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May 23, 2008

Your Turn to Blog: Is the Mars trip worth the Money?

Posted: 12:12 PM ET

Okay, I'm going to try and channel Jack Cafferty to ask this question:

We're spending $420 million US tax dollars on the Phoenix Mars Lander mission. (and another $37 million or so from Canada).

Is it worth it?  Where does Mars and space exploration fit in on your priority list?

Is learning more about space a key to our future?

Or do you think we're better off spending the money here?

Blog away, just be polite to each other.

Peter Dykstra   Executive Producer   CNN Science & Tech

Filed under: Uncategorized


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spacewriter   May 23rd, 2008 3:06 pm ET

Peter,

I've just blogged about this mission, but didn't delve into the questions you ask here. Why ask those questions? Why not ask what it is that people understand about the science that will be done. And how that same science relates to us on Earth?

Science missions aren't just about the money - they'll always be about the money. You have to ask the same questions about them that you do about what we we expect to learn from medical research or geology here on Earth or any of the other science projects that humans do. How do they help us know more about the universe? What do you (as a viewer) know about the science? Are you (as a viewer) interested in it?

Casting it as a money question simply pre-sorts the answers you're going to get - and as a journalist myself, I find that to be setting yourself up to have a "foregone conclusion" in your story. Not very journalistic - or scientific - for that matter.

People don't always have enough information to formulate an answer to the question "is it worth it?" Or the other questions you've asked. It's not fair to them or CNN to ask such a question without context. Leave that kind of pre-digested pap up to Fox News or the Moonie networks... I expect better from CNN.


Bill   May 23rd, 2008 3:20 pm ET

Spending on science and research has always raied a question mark with the general public who cannot always perceive an immediate worth or justification since they are accustomed to a quick mental sum – a cost-benefit analysis.

Is it justified, perhaps not, at least not immediately, but should we do it? YES, of course.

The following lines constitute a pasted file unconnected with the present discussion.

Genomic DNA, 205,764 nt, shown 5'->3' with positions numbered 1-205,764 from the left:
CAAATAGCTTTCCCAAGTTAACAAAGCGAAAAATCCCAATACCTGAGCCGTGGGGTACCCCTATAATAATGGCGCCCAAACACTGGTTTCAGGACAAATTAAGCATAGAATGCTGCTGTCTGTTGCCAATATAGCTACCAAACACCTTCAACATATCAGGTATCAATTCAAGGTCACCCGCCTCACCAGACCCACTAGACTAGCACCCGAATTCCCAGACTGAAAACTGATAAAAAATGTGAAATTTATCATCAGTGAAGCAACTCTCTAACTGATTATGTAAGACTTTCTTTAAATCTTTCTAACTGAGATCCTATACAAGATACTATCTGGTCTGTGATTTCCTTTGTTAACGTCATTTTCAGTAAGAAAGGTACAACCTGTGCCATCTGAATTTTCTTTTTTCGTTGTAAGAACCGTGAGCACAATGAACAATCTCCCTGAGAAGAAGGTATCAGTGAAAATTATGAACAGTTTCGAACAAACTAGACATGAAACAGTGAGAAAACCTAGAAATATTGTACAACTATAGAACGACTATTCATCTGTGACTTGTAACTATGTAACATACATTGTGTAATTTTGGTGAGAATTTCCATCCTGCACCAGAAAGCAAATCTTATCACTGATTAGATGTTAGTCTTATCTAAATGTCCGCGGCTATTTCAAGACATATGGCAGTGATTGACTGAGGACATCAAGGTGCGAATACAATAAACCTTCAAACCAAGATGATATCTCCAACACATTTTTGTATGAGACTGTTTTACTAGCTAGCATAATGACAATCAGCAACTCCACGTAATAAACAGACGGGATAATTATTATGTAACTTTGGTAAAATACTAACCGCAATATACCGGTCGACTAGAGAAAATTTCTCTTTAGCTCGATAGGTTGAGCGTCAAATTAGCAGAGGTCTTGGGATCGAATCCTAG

Here's a true story – sometime in the mid 19th century, the Prince of Wales visited the laboratory of Michael Faraday, who is today considered the 'father of electricity'. After a guided tour of impressive looking gadgets and experiments, the Price asked Faraday, "Well, Michael, its all quite fine & dandy, but what's the use of all these things?" To which Faraday replied : "Whats the use of a new born baby? Your highness, I'm sure you'll be earning taxes on these one day." Sure enough, 30 years later, electric equipment started being taxed & goes on to this day.

Here's the last thought: $420 million sounds a lot? Thats just 2 days in Iraq war spending. Or half a day of US defence spending. Worthwhile?


DaveFrehley   May 23rd, 2008 4:00 pm ET

Two words:

Total Recall


pc   May 23rd, 2008 5:04 pm ET

If we were not spending so much more than this on other things like the iraq war, or the $$ we blow on many other useless things (pork barell projects, over the many years) and many other waste...I would say its not worth it.

But untill we cut back on taxes (we are taxed too much already) and no, Im not wealthly by any view other than liberals who think having any $$ makes one wealthy. Untill then I will say we should continue all robotic exploration.

Now if u talk Manned, I might debate value.
But till we get a real spaceship that can really travel to other planets and stars I might not really care about true exploration.


pt   May 23rd, 2008 5:07 pm ET

Gov is always looking at ways to tax... or to double tax the same thing...

Even divident cap gains...etc...

If not for the cap gains I would be very poor.
But the cap gains helps me survive.
It is in fact, 65% of my income and without it I am actually legally poor.